x0x The one essential food "Bread"
- x0x The one essential food "Bread"
By Arif Can Güngör
There is one food without which no meal is complete, in Turkey at any
rate. That is bread, a food we know so well yet never tire of. Bread is
delicious all by itself when it comes steaming hot and crusty from the
oven, and comes in innumerable varieties. We all have our favourites.
Bread is the symbol of all food, as demonstrated by the saying to earn
ones daily bread, and held sacred as a source of life and gift of God. We
thank God for our daily bread, but also say in Turkish that bread is in
the lions mouth meaning that to earn a living involves a struggle. Oaths
can be sworn over bread and wasting it or letting it be trodden underfoot
is a sin.
Over most of the world bread is a staple food, its shape, method of
preparation, and the cereal grains it contains varying widely from country
to country and region to region. In many parts of the Middle East, Asia,
and Africa flat leavened bread of very ancient provenance is still made,
like the pide of Turkey. Small and even flatter unleavened breads are made
in India of millet and in Central and South America of maize flour. In
Brazil tiny flat breads made of manioc - flour ground from the cassia root
- are eaten with the exotic local cuisine, which is a combination of
African, indigenous Amerindian and Portuguese cookery. Even in the Far
East, bread shares first place with rice as the main food. In Germany,
Scandinavia and Russia black rye bread is popular.
Cereal consumption in Turkey is enormous compared to, say, Germany at 230
kg and 74 kg per capita respectively, and most of this high total is
accounted for by wheat breads of various kinds. Wheat is the only cereal
containing sufficient gluten to rise significantly and give a spongy
consistency. To a much lesser extent rye has the ability to form a
leavened bread, but other grains like maize, barley, and millet can only
be used to form flat cakes rather than bread proper unless mixed with a
high proportion of wheat flour.
Wheat bread made with wheat flour, yeast and water contains 35% water, 53%
starch, 8% protein, and 1.4% fat, and each 100 g contains 240 calories. In
addition bread contains significant quantities of B and B2 vitamins,
niacin and iron. In all bread is a valuable foodstuff in its own right.
Kneading is an important part of bread making since it ensures that the
yeast is evenly distributed. The dough is then left in a warm place to
rise, a process by which the yeast liberates carbon dioxide gas. The
bubbles of gas are prevented from escaping by the elastic gluten in the
flour. Rising may take anything up to 4 hours. The dough is then divided
and shaped into loaves and left to rise for a second time. Just before
going into the oven cuts are made with a knife in the top, and it is baked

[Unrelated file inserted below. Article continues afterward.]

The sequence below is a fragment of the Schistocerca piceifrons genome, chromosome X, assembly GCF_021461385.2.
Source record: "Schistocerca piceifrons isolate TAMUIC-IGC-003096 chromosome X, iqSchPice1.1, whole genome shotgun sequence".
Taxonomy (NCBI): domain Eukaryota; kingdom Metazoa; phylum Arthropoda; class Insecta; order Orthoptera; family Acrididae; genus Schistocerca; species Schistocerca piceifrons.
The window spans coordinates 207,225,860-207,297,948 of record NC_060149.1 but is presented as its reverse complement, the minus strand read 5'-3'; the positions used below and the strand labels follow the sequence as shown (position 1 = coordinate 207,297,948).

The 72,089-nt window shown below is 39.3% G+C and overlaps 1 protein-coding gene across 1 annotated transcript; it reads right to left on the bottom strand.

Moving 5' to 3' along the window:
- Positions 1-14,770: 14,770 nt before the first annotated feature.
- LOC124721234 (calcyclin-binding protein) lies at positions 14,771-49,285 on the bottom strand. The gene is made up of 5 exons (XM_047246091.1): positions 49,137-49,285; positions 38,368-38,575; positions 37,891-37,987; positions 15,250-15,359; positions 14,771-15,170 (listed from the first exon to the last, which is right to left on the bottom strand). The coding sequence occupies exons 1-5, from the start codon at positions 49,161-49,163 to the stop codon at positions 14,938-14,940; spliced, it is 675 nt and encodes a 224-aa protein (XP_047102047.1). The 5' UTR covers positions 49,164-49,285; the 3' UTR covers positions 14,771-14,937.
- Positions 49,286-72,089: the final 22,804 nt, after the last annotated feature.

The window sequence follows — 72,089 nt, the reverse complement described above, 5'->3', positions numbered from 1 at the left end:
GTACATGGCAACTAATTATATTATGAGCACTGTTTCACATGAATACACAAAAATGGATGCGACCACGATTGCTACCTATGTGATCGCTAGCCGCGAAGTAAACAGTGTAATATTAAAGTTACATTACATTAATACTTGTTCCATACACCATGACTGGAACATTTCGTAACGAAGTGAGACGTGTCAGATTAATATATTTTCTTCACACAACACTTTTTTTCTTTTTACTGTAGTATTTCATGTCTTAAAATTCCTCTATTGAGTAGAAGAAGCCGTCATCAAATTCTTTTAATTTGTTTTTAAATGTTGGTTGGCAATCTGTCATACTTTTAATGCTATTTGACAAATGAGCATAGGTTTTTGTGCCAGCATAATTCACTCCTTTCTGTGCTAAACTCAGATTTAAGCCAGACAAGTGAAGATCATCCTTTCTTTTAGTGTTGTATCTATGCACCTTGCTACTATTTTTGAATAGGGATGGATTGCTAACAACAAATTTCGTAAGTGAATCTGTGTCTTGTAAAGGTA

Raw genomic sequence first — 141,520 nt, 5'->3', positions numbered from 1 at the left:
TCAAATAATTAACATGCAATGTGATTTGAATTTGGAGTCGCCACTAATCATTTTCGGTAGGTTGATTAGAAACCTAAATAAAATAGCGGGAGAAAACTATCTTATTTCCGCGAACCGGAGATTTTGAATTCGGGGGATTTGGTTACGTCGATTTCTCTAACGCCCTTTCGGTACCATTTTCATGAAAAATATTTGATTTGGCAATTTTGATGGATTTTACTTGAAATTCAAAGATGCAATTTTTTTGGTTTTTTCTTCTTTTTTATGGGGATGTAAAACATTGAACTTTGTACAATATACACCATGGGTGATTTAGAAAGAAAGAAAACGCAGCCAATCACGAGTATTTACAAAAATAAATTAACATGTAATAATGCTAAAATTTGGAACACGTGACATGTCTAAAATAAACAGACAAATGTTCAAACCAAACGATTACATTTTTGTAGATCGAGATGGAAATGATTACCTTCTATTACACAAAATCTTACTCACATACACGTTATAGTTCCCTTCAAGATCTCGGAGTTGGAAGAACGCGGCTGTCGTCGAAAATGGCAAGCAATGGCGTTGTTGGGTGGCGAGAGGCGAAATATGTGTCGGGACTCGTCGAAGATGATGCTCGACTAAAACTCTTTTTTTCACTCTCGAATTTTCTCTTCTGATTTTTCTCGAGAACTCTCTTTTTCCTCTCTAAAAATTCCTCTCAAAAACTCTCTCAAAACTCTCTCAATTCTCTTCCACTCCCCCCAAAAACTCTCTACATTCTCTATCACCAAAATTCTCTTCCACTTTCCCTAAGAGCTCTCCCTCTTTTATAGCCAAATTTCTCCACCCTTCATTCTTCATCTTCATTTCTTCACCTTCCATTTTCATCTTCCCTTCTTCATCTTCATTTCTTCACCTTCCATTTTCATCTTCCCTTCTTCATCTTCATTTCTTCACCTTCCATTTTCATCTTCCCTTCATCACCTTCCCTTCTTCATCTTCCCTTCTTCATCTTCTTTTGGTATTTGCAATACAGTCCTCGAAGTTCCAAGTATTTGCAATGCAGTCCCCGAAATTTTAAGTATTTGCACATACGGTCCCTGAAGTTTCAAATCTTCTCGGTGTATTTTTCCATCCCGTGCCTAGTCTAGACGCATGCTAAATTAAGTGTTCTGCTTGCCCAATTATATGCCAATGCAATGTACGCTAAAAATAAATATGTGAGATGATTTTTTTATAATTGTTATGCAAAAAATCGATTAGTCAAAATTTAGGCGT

at temperatures of 230-280 degrees Centigrade. Bread made by this
classical kneading method has more flavour.
Agriculture, and primarily the cultivation of cereal crops, began in
Mesopotamia and spread first to the hot regions of Asia and southern
Europe. An important factor in this pattern is thought to be that meat
obtained by hunting did not keep well in hot climates, so providing
motivation for developing alternative foodstuffs. In Turkey, whose
southeastern regions correspond to northern Mesopotamia, Assyrian, Hittite
and Sumerian carvings show figures engaged in farming. It is thought that
bread was first made twelve thousand years ago by mixing coarsely ground
grain with water and baking it on hot stones in hot ashes. Yeast, which is
a microscopic fungus, was discovered after dough was affected by the
fungus by accident, and its favourable effect on the bread observed.
Although most Turkish bread is made of wheat flour, some regions also use
barley, rye, or in the Black Sea region maize flour. Roughly speaking
Turkish breads fall into three categories: very thin rolled sheets known
as yufka, flat leavened breads such as pide, and loaves known as somun.
Yufka, the most usual type of bread among nomadic communities, is cooked
on a griddle and then dried, in which state it will keep for a long time.
Pide is cooked in an oven. Shaped into flat circles or ovals it may be
sprinkled with sesame seeds or black cumin, and brushed with beaten egg.
In the month of Ramazan the evening meal is not complete without pide, and
queues form outside the bakeries as the hour of breaking fast approaches.
The round loaves known as somun used to be made of flour with a high bran
content, usually by public bakeries. Their equivalent in most Turkish
cities today is known as francala, and made of highly refined white flour.
In 17th-century Istanbul, according to the Turkish writer Evliya Çelebi,
there were 999 bakeries employing ten thousand bakers. He tells us that
the guild of bakers regarded Adam as their patron saint in the belief that
he had ground wheat into flour at the command of the Angel Gabriel, and
their second patron saint was Amr bin Umran, a contemporary of Muhammed.
In Ottoman times bread was sold at the bakeries and local markets, and
also by street sellers from carts and baskets. Whatever the changes in
bread making and bread types over the centuries, this Turkish proverb has
not lost its significance: The root of the tree is the earth, and the root
of men is bread.
* Arif Can Güngör is a journalist.